1793 – On 23 May, the British 14th Regiment of Foot is given the right to use Ça Ira as its quickstep march after the battle of Farmars and without the Ah!, it remains to this day the Yorkshire Regimental quickstep. (See Footnote 15 below.)
1794 – Ah! Ça Ira is published in Scotland in Volume IV of the Aird collection. (See Footnote 14.)
ca. 1795 – The Downfall is published in England by Gow and Shepherd under the title The much admired quick step called the Downfall of Paris.
1801 – The Downfall crosses the Atlantic and is published in Philadelphia by G. Wilig and Sons. G. E. Blake of Philadelphia publishes it in 1812 as does G. Graupner of Boston.
With these histories, how was it possible for Blakeney, a contemporary military man, to confuse the two tunes? Was he so deceived by the eighth and 2/16th note motive, he failed to notice the disparity between them? Had he forgotten or ever known the French heritage of Ça Ira? Was Winstock simply unaware of their existence as two different works? Or was he fabricating an entertaining Anglo centric story for history? Whatever the reason, in the minds of some people the two names became associated with one tune, The Downfall of Paris.
SURRENDER OF PARIS, Downfall of Paris, Fall of Paris, The Fall of Paris or The Downfall of Paris.
I am indebted to Joe Whitney, fifer and drummer of Virginia, for reading this article and informing me of a manuscript titled “The7th Reg., Quick March or Surrender of Paris” in the possession of the Cadbury Research Library: Special Collections, University of Birmingham, England.
Though Mr. Whitney had not seen the manuscript, he quoted the national tune index to confirm “Surrender of Paris” was what later became known as “The Downfall of Paris”. “Surrender of Paris” appears on page 5 of a tune book inscribed “1788” and “Thos. Molyneux., English – 6th Regnt Shelburn, Nova Scotia”.
Subsequently I purchased a copy of the manuscript from Cadbury Research Library. It is indeed what we know today as The Downfall of Paris. Of interest in this Surrender of Paris, is a Tag which does not appear in any version of the Downfall I’ve seen. If the date 1788 and entry of the tune coincided, Surrender of Paris would predate by 7 years the earliest printed version of The Fall of Paris in my possession and by 2 years the first printings of Le Carillon National and Ah! Ça Ira.
However, dates such as those found in Molyneux tend to raise questions. Was 1788 the date Molyneux purchased his tune book and the “Surrender of Paris” entered later? Or did a relative incorrectly inscribe the book years after Molyneux’s death? And was the regiment in Nova Scotia in 1788?
The meaning of the title also presents something of a conundrum. “Surrender” might refer to the Treaty of Paris after the Seven years War between Britain and France, known in North America as the French and Indian War.(1754-63). The treaty made France cede all its Canadian territories to Britain and Louisiana to Spain. Whoever chose the title could well have considered the Treaty of Paris to have been the surrender of Paris.
Moreover, in 1783, five years before Molyneux, there was another Treaty of Paris, this one ending the United States War for Independence. Might a staunch loyalist soldier considered this to have been a surrender?
As a manuscript title, The Fall of Paris does not appear until five years after the beginning of the French Revolution and by 1812 the title The Downfall of Paris appears. Did the 7th Royal Fusiliers (City of London) keep their “Surrender” Quick March while other British Army musicians began playing The Fall and Downfall?
“The 7th .Regiment was formed in 1685 from 2 Companies of the Tower of London Guard. They were bestowed the title of The Royal Fusiliers (City of London Regiment), 7th. Regiment of Foot, until the British Army Regimental numbering system was abolished in 1881, thus dropping the 7th. number with their Depot in the Tower and, along with the 5 Foot Guards Regiments, has today the privilege of marching through the City of London with ‘bayonets fixed, Colors flying and drums beating’. It served in Canada in1751.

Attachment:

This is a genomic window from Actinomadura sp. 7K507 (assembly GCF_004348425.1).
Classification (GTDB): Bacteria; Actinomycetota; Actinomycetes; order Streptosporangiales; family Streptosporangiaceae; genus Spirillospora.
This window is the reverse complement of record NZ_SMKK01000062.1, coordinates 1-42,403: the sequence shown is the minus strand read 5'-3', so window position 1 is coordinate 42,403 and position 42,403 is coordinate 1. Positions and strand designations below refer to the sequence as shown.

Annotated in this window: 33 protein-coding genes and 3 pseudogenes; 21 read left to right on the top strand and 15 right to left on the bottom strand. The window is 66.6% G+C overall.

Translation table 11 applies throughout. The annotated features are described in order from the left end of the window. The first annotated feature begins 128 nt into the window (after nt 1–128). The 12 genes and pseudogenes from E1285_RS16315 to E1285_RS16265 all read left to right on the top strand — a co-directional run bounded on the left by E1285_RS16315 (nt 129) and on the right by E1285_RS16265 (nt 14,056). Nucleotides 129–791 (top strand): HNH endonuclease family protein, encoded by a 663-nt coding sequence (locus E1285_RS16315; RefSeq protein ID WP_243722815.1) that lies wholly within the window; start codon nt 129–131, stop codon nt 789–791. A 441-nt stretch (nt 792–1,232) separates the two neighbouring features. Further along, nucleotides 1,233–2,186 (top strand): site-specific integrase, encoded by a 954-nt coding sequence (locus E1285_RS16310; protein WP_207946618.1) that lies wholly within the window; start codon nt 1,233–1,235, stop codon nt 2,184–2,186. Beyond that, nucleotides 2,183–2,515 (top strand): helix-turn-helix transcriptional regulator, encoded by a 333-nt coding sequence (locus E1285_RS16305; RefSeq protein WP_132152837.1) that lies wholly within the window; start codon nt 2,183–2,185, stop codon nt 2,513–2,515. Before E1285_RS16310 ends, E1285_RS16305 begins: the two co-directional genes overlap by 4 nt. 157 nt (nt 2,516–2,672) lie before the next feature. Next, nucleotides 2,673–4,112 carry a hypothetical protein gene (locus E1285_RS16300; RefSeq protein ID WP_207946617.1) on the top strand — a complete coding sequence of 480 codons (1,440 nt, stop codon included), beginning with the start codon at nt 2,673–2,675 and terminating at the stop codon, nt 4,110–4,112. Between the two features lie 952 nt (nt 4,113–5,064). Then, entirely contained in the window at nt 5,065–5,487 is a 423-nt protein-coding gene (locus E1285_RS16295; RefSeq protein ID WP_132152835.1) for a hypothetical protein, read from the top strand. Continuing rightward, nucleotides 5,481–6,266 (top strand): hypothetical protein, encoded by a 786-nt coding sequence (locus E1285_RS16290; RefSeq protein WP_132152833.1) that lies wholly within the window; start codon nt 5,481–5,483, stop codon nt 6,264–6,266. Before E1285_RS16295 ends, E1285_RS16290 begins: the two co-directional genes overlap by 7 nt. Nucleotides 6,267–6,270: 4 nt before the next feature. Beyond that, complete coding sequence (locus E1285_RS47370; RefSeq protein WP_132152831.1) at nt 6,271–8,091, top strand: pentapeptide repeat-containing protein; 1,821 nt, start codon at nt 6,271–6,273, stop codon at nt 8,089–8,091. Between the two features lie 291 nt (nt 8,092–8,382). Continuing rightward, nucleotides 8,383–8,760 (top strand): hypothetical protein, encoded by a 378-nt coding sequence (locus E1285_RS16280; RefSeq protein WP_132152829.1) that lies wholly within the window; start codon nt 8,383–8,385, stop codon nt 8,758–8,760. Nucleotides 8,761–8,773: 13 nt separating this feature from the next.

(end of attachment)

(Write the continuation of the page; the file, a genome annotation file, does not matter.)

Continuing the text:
G. 1788, Surrender of Paris from a Tune Book of Thos. Molyneux. Inside cover inscribed ” Thos. Molyneux English 6th Rednt.. Shelburn Nova Scotia”. Page 5, inscribed “The 7th Reg., Quick March or Surrender of Paris .”
“The 7th were the Royal Fusiliers (City of London) and the 6th the Warwickshire. Regiment.” Greg Tunesi.
Below,is a ca.1795 printing from Dublin, Ireland of The Fall of Paris or Essex’s Quickstep.16 (The manuscript is in a layout popular during the late 18th and early 19th centuries; a rather simple keyboard adaptation published with an additional part for melody instruments.) This version, as with three others shown below from 1805 and 1814, does not give a composer’s name. Commercial publications such as this, usually made by in-house arrangers, suggest the tune was already well known, in the air if you will.
Aside from dotted notes, the absence of a triplet 16th note pickup to the first measure and some melodic alterations just prior to phrase endings, this 1795 melody is remarkably similar to the arrangement Daniel Emmett made about 67 years later.
But whence cometh the name The Fall of Paris? England and France were perennial enemies and, if one accepts English authorship, the title could have been inspired by wishful thinking. Perhaps an ex pat or republican sympathizer meant it as a musical momento mori when the great city was despoiled by Revolution. However, no explanation, composer’s name or date appears on this or any other manuscript of the tune.
H. ca.1795- The fall of Paris or Essex Quick Step: for the piano forte or harpsichord with Flute or Guitar, 16. Book Dated ca.1795.
The dotted eighth notes in measures 1 and 2 are obviously engraving errors. This is born out by their absence in the body of the work and in the Flute and Guitar music. ((The white background impressions are the stamp of Cambridge University Library.)
Ken Purvis, historian and War of 1812 specialist, said he’d heard the Downfall was written by British musicians as a parody of Ah! Ça Ira. A parody it may have been. Unlike most folk tunes which are in an A-B-(A) form, The Fall of Paris, is structured A-B-C-D, which for a parodist, allows more repetitions of the eighth and two sixteenth motive. The H. Andrews version below, from 1805 contains thirty one repetitions of the eighth and two sixteenth motif where as the 1790 Ah! Ça Ira contains only nineteen.